Another reason to avoid the use of chemicals and pesticides is that long-term use of such chemicals can deplete the soil and leave it unable to sustain further growth. In many cases, beds of perennials suddenly stop blooming for no apparent reason, and the culprit is often found to be the overuse of chemical fertilizers, herbicides and pesticides.  Chemicals that are applied to plants can often seep into the water supply thus contaminating it. While it’s true, our drinking water does go through a filtration process, it has been proven that this process does not remove ALL of the harmful contaminants. It has also been proven that certain chemicals can cause diseases, birth defects, and other hazardous health problems.

Consumers worry about filthy slaughterhouses, e-coli, salmonella and fecal contamination. The CDC estimates that 76 million American suffer food poisoning every year. There are no documented cases of organic meat, poultry or dairy products setting off a food poisoning outbreak in the United States.

Consumers are also concerned about toxic sewage used as fertilizer on conventional farms. Organic farming prohibits the use of sewage sludge. Eating organic eliminates, or minimizes, the risk from poisoning from heavy metals found in sewage sludge, the unknowns of genetically modified food, the ingestion of hormone residues, and the exposure to mutant bacteria strains. It also reduces the exposure to insecticide and fungicide residues.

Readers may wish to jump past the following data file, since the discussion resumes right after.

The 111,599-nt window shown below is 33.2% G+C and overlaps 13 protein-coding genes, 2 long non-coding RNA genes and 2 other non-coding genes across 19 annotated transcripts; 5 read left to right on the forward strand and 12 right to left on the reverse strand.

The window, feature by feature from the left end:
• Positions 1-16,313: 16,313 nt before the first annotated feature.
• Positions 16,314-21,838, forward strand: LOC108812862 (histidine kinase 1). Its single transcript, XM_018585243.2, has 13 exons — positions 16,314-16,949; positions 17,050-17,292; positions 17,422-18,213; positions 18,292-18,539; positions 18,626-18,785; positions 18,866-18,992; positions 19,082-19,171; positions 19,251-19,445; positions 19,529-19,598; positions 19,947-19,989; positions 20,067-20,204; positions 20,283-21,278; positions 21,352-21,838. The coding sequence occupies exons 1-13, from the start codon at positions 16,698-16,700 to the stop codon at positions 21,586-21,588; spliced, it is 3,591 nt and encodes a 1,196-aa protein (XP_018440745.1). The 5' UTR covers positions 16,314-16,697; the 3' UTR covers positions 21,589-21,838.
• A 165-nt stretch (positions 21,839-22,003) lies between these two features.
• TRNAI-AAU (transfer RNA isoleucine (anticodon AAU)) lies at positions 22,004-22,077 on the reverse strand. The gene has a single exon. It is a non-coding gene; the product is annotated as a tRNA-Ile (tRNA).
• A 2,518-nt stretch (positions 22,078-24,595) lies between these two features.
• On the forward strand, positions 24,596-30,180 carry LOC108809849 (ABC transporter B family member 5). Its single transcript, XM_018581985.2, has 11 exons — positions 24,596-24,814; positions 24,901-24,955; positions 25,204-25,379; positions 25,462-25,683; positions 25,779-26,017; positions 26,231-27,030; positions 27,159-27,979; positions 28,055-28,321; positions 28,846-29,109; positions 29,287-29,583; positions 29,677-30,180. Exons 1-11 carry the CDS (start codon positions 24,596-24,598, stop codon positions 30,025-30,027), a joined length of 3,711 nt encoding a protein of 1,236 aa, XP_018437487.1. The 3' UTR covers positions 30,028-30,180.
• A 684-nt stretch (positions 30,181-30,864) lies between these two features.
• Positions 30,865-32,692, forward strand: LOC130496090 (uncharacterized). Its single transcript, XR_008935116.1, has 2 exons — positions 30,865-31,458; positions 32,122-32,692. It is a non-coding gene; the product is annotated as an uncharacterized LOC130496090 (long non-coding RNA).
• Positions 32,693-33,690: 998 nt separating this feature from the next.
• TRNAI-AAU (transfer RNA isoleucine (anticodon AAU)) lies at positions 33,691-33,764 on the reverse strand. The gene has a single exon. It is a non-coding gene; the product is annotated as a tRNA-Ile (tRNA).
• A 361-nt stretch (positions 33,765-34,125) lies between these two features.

It is certainly in the best interests of the human population to avoid chemicals in our foods, but it is also better for our planet as well. Chemicals can affect the soil making it less fertile. They destroy important parts of the natural eco-system. All plants and animals serve some sort of purpose – even if that purpose is not especially obvious. By taking these components out of the natural life cycle, we are endangering our environment in ways we cannot necessarily see outright, but that danger is there.

So it becomes obvious that growing your food naturally is the best way to go. Let us embrace organic gardening, and live healthy.